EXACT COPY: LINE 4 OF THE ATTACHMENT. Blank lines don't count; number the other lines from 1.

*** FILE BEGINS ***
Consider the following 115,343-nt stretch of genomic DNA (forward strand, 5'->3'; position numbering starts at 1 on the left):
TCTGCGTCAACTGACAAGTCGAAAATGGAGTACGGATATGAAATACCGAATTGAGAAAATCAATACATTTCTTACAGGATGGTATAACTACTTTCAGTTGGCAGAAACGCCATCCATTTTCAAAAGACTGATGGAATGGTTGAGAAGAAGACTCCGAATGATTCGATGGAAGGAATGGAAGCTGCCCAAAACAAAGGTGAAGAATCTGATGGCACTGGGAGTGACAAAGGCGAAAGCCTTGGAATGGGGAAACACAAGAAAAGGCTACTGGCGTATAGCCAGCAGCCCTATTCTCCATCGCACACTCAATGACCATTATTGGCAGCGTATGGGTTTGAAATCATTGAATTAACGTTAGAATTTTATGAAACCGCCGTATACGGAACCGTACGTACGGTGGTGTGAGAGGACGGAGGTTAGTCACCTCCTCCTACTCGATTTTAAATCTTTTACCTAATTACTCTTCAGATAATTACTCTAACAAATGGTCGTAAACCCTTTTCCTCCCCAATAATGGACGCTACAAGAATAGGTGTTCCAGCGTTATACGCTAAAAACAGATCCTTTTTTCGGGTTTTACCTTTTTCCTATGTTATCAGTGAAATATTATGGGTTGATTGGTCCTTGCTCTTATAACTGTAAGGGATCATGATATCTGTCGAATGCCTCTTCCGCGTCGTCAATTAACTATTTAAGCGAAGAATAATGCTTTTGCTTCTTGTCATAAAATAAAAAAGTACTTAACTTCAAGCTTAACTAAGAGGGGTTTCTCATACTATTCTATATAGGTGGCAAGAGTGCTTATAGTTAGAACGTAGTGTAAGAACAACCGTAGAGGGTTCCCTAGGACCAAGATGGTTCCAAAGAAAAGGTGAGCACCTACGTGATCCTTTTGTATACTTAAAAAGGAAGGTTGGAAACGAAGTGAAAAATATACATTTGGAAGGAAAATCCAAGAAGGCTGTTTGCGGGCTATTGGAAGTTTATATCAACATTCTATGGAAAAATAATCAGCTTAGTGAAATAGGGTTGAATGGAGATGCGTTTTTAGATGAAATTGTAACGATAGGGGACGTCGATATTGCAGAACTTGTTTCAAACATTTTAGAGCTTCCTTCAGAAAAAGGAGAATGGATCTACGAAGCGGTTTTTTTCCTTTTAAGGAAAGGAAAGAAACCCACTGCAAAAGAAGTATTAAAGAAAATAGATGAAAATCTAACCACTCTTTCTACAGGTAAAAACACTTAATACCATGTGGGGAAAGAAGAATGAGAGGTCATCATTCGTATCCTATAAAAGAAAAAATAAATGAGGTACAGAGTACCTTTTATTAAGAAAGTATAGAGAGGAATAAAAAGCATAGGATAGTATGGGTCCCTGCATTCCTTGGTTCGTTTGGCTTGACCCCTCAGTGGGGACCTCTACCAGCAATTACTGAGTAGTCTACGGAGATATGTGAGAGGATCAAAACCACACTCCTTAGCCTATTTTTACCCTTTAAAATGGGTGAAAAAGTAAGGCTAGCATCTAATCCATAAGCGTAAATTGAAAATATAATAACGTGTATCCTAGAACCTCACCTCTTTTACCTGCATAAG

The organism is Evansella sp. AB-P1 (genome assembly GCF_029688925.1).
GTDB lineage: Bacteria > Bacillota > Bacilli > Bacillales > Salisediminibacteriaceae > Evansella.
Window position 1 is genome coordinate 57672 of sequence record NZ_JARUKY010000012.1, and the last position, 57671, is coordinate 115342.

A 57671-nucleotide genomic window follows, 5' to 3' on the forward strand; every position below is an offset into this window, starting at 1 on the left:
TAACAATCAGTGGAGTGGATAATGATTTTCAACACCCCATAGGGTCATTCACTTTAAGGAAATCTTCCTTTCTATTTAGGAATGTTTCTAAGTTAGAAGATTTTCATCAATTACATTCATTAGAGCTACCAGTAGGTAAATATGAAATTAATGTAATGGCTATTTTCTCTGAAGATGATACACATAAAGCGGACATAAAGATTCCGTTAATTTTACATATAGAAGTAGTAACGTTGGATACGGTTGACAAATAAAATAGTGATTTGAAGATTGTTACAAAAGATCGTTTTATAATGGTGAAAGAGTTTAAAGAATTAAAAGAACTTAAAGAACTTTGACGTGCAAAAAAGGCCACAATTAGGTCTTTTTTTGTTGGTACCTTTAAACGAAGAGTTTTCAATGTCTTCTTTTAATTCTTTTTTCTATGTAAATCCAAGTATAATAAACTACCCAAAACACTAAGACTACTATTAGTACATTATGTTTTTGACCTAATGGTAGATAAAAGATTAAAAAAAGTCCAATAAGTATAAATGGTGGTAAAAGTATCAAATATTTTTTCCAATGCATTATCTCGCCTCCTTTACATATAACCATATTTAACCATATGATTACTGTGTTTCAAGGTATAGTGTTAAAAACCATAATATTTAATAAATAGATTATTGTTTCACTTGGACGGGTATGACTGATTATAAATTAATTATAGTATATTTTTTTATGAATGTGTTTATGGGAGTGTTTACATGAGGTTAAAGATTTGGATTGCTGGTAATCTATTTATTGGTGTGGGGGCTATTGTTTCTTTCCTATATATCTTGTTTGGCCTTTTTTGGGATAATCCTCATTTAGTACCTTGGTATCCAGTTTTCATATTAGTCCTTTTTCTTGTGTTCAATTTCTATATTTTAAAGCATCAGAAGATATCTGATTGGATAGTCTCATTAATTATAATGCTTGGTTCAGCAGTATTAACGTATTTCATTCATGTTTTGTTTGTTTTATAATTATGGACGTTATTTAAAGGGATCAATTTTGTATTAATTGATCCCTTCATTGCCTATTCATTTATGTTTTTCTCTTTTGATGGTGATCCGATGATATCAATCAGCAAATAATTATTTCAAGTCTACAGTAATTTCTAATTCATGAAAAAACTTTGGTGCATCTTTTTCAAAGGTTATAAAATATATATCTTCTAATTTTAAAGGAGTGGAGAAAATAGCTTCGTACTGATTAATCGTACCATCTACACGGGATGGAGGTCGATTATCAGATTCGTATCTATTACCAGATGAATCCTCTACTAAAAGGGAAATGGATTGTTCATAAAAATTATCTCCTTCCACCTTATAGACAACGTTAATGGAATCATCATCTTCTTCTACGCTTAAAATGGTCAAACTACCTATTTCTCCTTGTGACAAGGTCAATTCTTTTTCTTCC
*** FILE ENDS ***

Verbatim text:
GTDB lineage: Bacteria > Bacillota > Bacilli > Bacillales > Salisediminibacteriaceae > Evansella.